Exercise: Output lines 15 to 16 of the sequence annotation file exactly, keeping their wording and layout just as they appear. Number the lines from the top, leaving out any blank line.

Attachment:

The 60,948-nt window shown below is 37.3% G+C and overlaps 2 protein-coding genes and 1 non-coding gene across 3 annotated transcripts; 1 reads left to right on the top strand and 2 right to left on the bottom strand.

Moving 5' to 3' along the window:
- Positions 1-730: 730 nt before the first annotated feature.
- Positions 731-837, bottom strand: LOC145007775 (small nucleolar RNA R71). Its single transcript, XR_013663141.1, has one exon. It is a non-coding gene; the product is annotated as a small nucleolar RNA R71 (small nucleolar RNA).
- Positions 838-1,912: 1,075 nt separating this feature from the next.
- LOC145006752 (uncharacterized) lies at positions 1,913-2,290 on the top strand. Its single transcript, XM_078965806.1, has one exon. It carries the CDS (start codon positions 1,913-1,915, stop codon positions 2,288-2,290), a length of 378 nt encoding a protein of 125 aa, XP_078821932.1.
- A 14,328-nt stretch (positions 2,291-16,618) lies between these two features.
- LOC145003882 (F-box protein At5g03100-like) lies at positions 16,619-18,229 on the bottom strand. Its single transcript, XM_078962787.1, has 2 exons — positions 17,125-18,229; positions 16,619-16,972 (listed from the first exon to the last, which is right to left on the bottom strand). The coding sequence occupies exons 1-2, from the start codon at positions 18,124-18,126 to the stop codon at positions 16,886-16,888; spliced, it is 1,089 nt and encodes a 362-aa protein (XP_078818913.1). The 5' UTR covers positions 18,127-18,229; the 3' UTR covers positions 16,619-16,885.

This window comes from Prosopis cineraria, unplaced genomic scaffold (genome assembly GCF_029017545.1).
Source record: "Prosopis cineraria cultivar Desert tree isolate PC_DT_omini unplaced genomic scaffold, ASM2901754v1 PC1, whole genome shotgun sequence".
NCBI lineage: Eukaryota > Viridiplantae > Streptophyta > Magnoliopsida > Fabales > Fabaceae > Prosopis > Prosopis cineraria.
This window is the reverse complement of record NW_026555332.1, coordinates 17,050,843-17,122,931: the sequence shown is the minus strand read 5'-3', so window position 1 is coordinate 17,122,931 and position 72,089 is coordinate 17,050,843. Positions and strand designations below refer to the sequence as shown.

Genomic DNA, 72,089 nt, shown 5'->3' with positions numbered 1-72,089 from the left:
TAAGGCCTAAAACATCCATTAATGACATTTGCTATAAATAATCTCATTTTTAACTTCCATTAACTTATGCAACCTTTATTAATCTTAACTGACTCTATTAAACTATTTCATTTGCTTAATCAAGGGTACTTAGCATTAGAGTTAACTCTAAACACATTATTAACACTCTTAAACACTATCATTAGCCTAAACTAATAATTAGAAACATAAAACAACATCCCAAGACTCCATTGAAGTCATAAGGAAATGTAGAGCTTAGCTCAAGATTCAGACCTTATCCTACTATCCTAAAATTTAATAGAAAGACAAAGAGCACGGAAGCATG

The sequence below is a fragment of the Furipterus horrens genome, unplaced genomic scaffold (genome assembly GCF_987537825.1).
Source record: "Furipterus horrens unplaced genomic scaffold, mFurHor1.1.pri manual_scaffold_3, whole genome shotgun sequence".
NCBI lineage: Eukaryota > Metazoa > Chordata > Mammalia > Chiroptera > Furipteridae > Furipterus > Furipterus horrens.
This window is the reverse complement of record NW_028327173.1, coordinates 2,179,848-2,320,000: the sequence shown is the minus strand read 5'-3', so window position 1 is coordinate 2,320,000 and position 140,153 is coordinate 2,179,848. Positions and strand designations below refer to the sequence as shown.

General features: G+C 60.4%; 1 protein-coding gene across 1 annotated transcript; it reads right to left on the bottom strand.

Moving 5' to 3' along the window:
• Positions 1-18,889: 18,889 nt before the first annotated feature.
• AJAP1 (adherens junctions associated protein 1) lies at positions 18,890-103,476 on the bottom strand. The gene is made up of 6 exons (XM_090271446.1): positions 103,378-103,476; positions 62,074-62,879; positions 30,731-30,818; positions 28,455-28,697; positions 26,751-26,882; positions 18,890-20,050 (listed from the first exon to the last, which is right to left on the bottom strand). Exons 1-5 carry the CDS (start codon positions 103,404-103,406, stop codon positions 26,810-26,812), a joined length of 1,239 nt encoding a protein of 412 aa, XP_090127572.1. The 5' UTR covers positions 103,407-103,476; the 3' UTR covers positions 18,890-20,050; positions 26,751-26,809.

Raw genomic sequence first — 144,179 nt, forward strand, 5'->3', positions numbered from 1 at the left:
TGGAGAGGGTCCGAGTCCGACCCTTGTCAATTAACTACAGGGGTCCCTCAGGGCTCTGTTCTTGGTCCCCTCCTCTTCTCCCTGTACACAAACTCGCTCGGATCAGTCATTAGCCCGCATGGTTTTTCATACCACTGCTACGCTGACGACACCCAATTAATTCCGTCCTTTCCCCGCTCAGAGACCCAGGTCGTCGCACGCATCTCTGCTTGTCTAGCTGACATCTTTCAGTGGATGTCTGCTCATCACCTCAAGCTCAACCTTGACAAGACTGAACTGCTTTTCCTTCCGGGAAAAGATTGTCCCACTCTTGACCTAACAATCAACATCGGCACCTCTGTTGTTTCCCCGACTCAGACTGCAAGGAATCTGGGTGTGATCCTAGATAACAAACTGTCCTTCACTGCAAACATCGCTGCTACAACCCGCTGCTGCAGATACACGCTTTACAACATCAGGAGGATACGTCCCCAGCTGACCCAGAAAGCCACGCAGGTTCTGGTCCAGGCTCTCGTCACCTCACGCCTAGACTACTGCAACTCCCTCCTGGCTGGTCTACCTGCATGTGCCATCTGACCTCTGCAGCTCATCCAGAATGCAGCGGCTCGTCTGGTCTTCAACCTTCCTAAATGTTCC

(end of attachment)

The sequence below is a fragment of the Furipterus horrens genome, unplaced genomic scaffold (genome assembly GCF_987537825.1).
Source record: "Furipterus horrens unplaced genomic scaffold, mFurHor1.1.pri manual_scaffold_3, whole genome shotgun sequence".